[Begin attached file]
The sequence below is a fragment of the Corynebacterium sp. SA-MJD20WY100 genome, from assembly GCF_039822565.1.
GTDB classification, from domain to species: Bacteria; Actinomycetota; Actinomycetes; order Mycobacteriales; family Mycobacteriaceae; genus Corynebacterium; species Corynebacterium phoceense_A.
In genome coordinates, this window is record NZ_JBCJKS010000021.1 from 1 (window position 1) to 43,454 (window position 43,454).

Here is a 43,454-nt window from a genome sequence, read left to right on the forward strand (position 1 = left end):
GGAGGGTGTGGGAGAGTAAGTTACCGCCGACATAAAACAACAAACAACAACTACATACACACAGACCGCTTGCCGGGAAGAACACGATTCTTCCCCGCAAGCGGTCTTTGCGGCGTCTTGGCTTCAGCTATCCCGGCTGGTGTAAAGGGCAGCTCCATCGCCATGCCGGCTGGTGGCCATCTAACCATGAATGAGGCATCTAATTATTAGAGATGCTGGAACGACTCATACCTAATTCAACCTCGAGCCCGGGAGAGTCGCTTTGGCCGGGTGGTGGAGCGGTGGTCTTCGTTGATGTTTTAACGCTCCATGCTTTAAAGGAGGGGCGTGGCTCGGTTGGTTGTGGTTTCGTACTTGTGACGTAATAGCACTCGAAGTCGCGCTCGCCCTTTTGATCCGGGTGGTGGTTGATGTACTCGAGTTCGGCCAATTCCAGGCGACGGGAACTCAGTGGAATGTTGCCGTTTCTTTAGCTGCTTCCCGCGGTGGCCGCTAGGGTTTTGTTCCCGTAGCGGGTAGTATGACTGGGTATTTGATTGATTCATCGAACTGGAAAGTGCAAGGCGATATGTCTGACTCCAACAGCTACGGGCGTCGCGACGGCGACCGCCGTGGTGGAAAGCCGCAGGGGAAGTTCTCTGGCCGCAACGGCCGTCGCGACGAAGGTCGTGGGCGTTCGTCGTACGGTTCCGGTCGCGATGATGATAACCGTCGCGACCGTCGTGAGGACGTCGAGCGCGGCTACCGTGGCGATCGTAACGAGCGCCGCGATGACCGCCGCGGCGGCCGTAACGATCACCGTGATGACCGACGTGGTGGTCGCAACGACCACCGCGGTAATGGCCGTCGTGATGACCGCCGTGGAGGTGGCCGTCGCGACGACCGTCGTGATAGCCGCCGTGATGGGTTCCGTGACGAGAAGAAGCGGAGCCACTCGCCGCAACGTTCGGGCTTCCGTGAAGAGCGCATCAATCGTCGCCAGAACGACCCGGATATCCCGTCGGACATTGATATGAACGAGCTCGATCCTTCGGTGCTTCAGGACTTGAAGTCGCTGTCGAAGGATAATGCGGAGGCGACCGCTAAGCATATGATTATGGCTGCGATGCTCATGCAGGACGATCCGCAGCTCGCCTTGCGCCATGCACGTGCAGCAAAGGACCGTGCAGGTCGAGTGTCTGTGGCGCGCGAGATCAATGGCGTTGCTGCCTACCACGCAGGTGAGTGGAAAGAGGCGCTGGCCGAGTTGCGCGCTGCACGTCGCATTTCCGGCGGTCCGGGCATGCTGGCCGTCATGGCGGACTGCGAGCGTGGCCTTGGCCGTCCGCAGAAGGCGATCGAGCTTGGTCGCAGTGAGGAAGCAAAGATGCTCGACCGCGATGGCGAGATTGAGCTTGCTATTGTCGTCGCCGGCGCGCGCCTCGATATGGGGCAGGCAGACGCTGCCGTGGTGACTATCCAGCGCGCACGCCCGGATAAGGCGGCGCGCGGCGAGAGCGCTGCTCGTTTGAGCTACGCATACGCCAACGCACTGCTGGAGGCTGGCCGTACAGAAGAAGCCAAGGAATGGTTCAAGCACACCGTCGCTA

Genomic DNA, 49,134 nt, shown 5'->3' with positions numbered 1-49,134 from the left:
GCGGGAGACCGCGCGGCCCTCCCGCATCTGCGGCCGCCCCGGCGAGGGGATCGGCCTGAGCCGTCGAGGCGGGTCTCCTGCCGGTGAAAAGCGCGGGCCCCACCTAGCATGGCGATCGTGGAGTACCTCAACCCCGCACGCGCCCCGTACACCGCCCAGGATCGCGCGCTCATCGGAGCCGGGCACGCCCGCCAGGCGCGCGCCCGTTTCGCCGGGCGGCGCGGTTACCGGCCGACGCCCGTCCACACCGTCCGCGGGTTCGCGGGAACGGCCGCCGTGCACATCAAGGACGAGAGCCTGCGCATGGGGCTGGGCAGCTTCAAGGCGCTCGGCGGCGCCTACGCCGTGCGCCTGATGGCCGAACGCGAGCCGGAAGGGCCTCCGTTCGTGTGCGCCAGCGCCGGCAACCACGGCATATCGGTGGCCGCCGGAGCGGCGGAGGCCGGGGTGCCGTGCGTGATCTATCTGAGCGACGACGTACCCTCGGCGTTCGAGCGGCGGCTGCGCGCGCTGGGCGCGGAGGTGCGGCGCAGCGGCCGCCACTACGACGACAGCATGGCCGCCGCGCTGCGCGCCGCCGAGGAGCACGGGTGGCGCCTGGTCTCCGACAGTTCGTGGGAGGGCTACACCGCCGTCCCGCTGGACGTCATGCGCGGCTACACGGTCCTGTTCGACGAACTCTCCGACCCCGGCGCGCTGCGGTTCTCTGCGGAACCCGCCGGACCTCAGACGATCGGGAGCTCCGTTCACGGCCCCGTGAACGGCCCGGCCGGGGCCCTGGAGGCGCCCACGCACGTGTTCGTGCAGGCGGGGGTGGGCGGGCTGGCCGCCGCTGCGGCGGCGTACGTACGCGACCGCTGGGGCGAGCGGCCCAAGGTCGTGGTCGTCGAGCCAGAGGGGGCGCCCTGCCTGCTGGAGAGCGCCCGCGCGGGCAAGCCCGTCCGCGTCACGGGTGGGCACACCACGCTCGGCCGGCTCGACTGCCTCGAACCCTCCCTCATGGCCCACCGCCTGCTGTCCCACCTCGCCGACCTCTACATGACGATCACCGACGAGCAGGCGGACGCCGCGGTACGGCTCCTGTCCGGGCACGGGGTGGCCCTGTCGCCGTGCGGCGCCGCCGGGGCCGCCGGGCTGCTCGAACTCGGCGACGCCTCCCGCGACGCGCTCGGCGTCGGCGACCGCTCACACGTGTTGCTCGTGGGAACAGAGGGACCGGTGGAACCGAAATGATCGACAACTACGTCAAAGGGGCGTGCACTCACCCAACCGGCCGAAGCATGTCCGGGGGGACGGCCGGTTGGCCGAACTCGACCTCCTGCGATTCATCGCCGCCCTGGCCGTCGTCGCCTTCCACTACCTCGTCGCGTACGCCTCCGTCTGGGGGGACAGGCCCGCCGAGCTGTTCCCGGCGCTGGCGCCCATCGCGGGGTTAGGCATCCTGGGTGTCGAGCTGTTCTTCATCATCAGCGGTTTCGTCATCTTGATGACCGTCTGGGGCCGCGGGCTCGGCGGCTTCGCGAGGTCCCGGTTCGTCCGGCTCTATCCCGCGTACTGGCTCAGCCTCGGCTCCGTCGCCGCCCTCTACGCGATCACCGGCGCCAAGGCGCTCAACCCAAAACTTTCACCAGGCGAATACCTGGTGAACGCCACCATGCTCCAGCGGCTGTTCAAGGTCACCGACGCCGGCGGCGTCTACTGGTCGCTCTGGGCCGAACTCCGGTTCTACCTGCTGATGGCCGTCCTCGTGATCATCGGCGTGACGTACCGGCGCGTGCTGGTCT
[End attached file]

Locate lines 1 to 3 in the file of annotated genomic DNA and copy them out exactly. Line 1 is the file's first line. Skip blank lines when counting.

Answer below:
The sequence below is a fragment of the Corynebacterium sp. SA-MJD20WY100 genome, from assembly GCF_039822565.1.
GTDB classification, from domain to species: Bacteria; Actinomycetota; Actinomycetes; order Mycobacteriales; family Mycobacteriaceae; genus Corynebacterium; species Corynebacterium phoceense_A.
In genome coordinates, this window is record NZ_JBCJKS010000021.1 from 1 (window position 1) to 43,454 (window position 43,454).